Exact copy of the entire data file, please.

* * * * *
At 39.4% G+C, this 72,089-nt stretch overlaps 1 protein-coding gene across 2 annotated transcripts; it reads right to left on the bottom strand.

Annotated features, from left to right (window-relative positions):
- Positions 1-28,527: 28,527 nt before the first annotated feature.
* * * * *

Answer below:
At 39.4% G+C, this 72,089-nt stretch overlaps 1 protein-coding gene across 2 annotated transcripts; it reads right to left on the bottom strand.

Annotated features, from left to right (window-relative positions):
- Positions 1-28,527: 28,527 nt before the first annotated feature.